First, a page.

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# Finding the output of 2**32 % x in arc4random.c

I saw some code (in arc4random.c of libbsd) calculating `2**32 % x`. A cleaned up version is below:

``````uint32_t x;
...
if (x >= 2) {
/* Calculate (2**32 % x) avoiding 64-bit math */
if (x > 0x80000000)
mod_res = 1 + ~x;       /* 2**32 - x */
else {
/* (2**32 - (x * 2)) % x == 2**32 % x when x <= 2**31 */
mod_res = ((0xffffffff - (x * 2)) + 1) % x;
}
}
``````

While the reasoning makes sense, my question is whether are there some obscure reasons not to use a simpler:

``````uint32_t x;
...
if (x >= 2) {
/* Calculate (2**32 % x) avoiding 64-bit math */
mod_res = -x % x;
}
``````
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Maybe its trying to calculate it while "avoiding 64-bit math". – tangrs Dec 7 '11 at 11:24
`-x % x` is zero for any `x` except 0, isn't it? – Igor Korkhov Dec 7 '11 at 11:48
@IgorKorkhov when `x` is `unsigned` `-x` equals `UINT_MAX + 1 - x` – tyty Dec 7 '11 at 12:08

Your code won't work on a machine where `int` is larger than 32 bits. In this case, in the expression `-x`, the operand would be promoted to `int` type, and thus become signed. This would cause the result of the expression `-x % x` to always be zero.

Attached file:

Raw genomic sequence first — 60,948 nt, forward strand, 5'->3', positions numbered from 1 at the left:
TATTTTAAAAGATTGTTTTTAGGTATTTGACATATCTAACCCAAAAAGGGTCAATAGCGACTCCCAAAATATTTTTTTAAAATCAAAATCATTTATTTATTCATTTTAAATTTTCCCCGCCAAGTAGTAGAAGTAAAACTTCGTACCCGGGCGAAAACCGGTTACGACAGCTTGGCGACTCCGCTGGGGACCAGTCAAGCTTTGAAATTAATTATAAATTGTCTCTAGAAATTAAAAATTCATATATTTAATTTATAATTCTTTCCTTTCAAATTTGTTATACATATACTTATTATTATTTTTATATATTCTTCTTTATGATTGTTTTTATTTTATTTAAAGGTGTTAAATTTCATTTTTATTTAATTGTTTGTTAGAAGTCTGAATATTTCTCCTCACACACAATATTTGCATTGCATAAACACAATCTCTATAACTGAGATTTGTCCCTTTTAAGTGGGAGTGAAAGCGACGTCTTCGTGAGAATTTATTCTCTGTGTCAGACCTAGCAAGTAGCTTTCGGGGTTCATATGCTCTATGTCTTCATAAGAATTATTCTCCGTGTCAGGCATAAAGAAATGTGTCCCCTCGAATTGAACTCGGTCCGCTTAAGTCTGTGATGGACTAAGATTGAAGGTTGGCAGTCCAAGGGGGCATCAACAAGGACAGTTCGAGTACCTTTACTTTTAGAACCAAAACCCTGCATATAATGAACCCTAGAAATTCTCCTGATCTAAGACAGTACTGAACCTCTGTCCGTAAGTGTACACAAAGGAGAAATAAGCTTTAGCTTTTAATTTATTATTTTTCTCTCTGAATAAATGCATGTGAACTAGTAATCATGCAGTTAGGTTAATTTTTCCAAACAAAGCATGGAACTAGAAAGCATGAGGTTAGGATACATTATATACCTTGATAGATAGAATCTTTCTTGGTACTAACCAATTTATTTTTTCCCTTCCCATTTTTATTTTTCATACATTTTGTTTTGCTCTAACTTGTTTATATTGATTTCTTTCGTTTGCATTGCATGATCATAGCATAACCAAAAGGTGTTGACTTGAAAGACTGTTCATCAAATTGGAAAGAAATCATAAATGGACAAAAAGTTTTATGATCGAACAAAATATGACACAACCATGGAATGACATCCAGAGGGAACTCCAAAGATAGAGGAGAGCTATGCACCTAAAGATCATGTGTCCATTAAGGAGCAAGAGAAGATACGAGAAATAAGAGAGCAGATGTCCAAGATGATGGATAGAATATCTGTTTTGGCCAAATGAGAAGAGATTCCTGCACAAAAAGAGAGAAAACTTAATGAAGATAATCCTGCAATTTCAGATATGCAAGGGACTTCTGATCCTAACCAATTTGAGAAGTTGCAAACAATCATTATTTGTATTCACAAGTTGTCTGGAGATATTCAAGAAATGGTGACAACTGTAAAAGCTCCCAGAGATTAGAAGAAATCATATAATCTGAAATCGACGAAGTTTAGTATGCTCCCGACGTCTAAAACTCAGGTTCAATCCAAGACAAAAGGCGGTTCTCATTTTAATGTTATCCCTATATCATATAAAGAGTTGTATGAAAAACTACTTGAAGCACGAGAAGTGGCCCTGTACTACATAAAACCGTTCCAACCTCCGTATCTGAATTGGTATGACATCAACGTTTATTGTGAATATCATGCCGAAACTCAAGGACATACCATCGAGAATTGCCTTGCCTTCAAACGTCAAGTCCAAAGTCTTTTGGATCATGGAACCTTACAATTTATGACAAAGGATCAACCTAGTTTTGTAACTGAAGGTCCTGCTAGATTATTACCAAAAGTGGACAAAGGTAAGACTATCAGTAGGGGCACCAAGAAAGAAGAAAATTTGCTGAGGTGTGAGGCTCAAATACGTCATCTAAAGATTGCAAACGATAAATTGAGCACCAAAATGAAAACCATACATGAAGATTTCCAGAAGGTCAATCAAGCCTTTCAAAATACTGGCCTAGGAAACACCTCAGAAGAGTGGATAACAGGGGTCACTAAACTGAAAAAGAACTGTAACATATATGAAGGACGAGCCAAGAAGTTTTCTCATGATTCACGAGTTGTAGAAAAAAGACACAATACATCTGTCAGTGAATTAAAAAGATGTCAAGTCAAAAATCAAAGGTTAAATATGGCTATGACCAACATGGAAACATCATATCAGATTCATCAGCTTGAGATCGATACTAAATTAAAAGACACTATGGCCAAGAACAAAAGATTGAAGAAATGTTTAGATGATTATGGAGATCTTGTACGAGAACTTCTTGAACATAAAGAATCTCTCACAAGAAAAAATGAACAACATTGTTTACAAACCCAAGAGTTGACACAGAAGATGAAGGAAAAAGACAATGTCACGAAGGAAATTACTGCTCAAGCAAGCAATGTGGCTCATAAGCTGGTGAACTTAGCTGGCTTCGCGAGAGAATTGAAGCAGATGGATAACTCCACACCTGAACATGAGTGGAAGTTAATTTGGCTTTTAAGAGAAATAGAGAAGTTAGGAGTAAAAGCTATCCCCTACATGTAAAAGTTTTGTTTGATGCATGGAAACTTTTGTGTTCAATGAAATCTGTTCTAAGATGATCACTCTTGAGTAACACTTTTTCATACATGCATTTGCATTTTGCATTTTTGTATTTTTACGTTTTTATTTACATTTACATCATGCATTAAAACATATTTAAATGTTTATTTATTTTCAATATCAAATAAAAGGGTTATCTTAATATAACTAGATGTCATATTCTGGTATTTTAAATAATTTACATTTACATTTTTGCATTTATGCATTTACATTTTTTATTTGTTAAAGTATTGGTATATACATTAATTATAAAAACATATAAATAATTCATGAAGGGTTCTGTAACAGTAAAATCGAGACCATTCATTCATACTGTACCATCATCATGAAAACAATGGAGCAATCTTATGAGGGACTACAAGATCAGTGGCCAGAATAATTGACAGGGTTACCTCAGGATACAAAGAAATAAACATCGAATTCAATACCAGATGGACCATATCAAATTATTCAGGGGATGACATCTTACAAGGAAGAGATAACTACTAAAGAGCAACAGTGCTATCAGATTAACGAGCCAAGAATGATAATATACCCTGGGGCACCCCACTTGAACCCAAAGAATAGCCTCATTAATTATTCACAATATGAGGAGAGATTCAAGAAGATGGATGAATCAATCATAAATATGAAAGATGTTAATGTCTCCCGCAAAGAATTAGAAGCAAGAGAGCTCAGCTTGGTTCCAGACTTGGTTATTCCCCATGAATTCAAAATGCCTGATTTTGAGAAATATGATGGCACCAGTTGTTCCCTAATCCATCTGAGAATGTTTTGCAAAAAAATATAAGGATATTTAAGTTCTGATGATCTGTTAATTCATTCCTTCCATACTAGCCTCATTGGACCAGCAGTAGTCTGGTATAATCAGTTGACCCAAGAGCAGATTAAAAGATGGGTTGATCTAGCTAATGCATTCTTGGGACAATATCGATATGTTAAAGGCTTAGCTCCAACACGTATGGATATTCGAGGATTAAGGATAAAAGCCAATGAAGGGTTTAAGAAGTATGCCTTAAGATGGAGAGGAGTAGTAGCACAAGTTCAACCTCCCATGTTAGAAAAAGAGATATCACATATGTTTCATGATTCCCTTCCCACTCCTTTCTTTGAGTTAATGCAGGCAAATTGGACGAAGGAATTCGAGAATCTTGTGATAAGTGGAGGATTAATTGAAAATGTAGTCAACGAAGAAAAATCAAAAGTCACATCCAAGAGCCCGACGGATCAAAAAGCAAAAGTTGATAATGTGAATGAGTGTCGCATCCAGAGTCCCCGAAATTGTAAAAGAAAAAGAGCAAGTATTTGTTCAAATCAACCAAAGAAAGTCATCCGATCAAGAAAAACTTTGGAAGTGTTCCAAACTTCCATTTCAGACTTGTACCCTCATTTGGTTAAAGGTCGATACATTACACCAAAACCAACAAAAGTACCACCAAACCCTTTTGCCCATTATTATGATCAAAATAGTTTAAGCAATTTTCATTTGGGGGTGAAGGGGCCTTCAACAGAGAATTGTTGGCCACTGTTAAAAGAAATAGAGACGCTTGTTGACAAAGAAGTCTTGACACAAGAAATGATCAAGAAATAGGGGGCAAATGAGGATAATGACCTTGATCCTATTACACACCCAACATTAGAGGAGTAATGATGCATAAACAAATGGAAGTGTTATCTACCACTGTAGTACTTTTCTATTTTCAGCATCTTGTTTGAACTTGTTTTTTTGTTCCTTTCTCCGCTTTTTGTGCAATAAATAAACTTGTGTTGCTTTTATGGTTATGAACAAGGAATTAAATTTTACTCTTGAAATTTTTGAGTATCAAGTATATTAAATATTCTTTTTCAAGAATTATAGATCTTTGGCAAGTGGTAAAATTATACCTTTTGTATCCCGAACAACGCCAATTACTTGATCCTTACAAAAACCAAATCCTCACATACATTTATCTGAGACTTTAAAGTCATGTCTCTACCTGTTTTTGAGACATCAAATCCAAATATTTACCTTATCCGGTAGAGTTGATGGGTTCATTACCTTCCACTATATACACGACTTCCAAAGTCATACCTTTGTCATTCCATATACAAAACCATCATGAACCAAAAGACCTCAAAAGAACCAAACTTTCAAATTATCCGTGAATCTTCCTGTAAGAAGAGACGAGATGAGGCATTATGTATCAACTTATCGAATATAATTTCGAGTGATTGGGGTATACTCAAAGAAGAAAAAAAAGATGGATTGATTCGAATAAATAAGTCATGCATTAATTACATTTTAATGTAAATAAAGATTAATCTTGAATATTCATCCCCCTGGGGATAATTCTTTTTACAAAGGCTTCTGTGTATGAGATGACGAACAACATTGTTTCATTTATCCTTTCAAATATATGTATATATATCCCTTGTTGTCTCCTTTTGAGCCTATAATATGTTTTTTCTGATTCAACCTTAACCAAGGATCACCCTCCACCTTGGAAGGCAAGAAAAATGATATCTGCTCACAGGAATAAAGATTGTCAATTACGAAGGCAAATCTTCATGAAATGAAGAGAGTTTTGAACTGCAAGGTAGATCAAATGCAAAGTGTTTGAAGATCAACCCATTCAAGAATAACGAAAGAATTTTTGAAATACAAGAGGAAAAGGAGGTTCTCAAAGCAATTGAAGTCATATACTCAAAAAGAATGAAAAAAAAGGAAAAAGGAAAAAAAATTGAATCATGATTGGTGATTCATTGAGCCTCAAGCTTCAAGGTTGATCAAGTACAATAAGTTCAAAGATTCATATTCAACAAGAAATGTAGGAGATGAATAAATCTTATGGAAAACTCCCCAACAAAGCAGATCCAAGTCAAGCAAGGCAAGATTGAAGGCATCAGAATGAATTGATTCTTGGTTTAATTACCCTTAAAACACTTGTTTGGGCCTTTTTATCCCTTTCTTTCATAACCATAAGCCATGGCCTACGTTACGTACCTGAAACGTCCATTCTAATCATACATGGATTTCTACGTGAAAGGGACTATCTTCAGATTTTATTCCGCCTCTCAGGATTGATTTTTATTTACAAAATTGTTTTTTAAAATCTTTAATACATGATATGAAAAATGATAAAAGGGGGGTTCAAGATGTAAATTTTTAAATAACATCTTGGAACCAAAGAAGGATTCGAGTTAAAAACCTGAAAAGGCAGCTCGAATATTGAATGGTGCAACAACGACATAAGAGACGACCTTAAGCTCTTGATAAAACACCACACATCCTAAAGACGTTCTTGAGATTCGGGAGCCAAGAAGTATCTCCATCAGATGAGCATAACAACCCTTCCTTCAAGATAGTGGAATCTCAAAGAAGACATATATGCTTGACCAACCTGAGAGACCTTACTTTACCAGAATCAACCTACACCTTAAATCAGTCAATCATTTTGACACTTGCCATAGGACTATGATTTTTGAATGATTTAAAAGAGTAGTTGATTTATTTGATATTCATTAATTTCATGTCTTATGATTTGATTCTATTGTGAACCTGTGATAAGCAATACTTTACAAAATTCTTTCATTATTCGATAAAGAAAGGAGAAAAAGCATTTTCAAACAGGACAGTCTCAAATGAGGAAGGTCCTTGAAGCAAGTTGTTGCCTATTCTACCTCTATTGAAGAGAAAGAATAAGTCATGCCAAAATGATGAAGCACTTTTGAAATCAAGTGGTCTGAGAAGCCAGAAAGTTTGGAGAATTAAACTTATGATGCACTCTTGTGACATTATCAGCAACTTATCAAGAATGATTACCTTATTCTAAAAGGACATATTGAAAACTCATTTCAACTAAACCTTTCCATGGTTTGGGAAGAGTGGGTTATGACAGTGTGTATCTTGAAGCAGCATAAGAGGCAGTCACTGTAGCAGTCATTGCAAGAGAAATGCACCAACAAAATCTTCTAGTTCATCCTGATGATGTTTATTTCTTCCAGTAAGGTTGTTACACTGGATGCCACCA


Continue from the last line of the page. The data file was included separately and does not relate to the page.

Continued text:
This behavior is due to C's integer promotion rules, which state that if an `int` can represent all values of an operand, then that operand will be promoted to an `int`. While this always preserves value, it may change the signedness of the type.

On a compiler with 32-bit `int`s it would work correctly, because `unsigned int` would not be promoted to `int`, and so `-x` would be equal to `2**32 - x`.

Your version can be fixed by casting the promoted value back to unsigned:

``````mod_res = ((uint32_t) -x) % x;
``````

Here is an example demonstrating this with a 16-bit type on a machine with 32-bit ints.

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